The Key to Successful Collaboration

Great designers empower their teams to bring ideas to life

“The whole is greater than the sum of its parts.” -Aristotle

Collaboration is a practice where individual contributors work as a team to achieve a certain goal. It relies on the individual qualities such as self-organization, motivation, engagement and ability to deliver the work. It is essential to be focused and open in order to collaborate successfully.

The magic of a collaborative environment creates real value and enables the team to deliver the work faster. Collaboration brings alignment between team members on product goals, removes roadblocks such as unnecessary debates, and increases productivity so that the team can get their product into the hands of users faster.

To be a collaborative team player you should understand the perspectives, goals, and objectives of your team members. Your Project Manager cares about shipping the right product in a timely manner but your engineers want to deliver quality code that is functional and reliable at scale. At the end of the day we all are working towards one goal : making a successful product. It’s often the designer who can make this process smooth and effective.

Collaborate with your teammates to reach product goals

“We’ve executed many successful projects where we supported each other within the design team and learned from working closely together.”

Collaboration is act of balance

Being a collaborative designer doesn’t mean you agree with everyone all of the time. Neither does it mean to ignore the ideas of others. To collaborate means to work together as a team; to ideate, learn and iterate. Have a conversation!

If you feel strongly about a certain idea/product/feature work with your team to define what it means to execute on it — how much effort is required? What value will it bring to the business? As a designer, you are responsible for communicating your ideas to your teammates and proving they are worth pursuing.

For a designer, it is tempting to get into a creative groove and re-design the product from the ground up. You might even strongly believe that this is what the product needs. But if you want to be perceived as a team player, be heard and be considered when the next big decision for the product is made — have a conversation with your teammates why you believe that it’s what the product needs.

How to create a collaborative environment?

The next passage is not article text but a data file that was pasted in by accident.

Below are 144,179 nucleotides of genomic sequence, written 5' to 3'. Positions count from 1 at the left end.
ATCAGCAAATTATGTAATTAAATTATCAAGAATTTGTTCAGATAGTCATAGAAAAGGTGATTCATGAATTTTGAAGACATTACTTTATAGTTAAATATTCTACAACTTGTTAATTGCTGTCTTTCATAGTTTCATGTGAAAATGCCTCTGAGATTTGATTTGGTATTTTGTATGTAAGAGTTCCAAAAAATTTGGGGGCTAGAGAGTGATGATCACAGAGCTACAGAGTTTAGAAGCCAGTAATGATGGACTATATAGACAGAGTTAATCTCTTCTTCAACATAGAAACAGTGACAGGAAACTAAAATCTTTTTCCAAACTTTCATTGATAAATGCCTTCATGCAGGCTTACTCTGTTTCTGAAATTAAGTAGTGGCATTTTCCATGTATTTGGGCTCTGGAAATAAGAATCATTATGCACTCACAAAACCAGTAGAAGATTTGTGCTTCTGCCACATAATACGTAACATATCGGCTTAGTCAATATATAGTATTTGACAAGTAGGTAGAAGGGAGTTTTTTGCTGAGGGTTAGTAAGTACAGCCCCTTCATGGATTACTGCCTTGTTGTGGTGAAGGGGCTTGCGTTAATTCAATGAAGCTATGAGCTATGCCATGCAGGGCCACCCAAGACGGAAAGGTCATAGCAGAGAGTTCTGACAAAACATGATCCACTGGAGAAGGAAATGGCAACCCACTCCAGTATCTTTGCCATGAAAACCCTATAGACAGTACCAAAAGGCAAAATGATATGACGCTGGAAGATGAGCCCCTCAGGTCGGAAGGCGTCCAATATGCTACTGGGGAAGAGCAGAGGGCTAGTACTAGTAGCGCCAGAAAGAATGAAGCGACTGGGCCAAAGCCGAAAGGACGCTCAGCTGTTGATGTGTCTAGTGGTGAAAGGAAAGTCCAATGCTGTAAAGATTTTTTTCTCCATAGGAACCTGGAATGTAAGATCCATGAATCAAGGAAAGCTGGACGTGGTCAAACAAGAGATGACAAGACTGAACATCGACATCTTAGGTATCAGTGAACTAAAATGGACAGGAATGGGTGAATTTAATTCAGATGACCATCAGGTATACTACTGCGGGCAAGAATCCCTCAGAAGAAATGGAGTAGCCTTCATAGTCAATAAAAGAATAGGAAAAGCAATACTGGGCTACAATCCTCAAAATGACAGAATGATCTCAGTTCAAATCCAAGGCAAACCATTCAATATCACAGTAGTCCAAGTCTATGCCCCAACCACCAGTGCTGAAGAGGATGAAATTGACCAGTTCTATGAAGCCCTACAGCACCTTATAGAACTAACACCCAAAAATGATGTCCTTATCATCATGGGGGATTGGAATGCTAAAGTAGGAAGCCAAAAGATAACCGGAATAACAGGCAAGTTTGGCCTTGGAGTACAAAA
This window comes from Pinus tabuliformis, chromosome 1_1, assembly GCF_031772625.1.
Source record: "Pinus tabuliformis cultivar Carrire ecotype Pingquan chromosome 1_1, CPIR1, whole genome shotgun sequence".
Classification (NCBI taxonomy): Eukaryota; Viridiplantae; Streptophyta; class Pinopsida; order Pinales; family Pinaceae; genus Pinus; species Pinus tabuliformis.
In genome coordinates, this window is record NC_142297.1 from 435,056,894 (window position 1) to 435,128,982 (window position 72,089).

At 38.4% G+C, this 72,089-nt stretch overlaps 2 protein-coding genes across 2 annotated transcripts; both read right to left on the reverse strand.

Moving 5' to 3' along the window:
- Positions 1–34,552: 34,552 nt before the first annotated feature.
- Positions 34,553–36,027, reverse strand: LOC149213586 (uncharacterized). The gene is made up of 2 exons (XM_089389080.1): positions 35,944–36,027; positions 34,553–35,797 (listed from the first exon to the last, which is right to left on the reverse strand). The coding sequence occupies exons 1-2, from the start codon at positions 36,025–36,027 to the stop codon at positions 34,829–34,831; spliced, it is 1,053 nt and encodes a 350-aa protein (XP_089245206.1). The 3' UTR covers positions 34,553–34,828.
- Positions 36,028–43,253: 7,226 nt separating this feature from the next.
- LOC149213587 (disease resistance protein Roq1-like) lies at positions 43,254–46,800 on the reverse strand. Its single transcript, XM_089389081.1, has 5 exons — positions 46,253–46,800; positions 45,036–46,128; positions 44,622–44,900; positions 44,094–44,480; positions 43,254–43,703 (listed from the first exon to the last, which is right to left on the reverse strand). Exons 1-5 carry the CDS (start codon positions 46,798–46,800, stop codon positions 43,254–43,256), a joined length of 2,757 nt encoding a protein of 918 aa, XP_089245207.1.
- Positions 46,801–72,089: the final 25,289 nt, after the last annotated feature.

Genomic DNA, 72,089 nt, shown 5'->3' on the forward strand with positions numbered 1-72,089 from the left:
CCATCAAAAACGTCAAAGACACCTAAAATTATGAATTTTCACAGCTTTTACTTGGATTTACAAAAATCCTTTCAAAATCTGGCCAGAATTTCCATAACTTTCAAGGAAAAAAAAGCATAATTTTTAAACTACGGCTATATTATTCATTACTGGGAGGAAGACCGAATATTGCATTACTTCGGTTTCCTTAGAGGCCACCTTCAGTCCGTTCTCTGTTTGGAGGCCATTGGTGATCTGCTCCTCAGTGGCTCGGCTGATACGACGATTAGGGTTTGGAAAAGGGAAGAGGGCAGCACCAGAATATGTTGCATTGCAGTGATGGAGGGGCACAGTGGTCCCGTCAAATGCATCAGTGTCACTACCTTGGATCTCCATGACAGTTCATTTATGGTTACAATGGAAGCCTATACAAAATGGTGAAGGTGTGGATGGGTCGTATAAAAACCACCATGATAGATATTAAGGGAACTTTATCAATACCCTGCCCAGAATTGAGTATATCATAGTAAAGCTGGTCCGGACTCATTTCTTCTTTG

1. Make people feel included. Every opinion counts even if it’s not along the same lines as yours. In fact, especially then.
  2. Debate if you disagree. But please don’t bring a paintbrush to a gunfight.
  3. Seek for honest and open feedback. This is how we grow and become better inside and outside of the work environment.
  4. Show an example of how to be a good team player. Your teammates will appreciate your honesty, openness and ability to compromise when possible.
  5. Share the knowledge. If you came across a certain problem before and have experience solving it, share your wisdom! If you’ve picked up some new tools, or want to teach your engineering team some new Sketch tricks, set some time aside to teach people what you’ve learned. Your contribution to the team’s “knowledge base” won’t be unnoticed.

This article was originally published on Julia’s Medium page.

Design @Airbnb 🌿 Founder of @saisonmag • Previously: @Twitter, @Shyp

Related Posts

Collaboration between designers and developers is essential for creating great products. Every company has different organizational structures for designers and developers. Some companies have designers and developers on two separate teams. Those development teams may also break up developers in sub-teams as well. For example, they may separate by front-end developers and back-end developers. In other companies, designers and developers… Read More →

A good product is a lot about the problem that you pick & the ideas that you implement. But a well-sorted & deliberate design-development process can play more than a handy role; ironing out quite a few wrinkles that can cause unnecessary escalations and ad-hoc duct-taping later during the execution phase. “As designers, we are the guardians of execution and… Read More →

A mechanical engineer by training, I’ve always chaffed at using the word process to describe something as messy and nonlinear as design. At MIT, I learned about processes for solving problems like how quickly heat moves through a block of metal, or how to calculate the impedance in an electrical circuit. To me, a process is something with a set… Read More →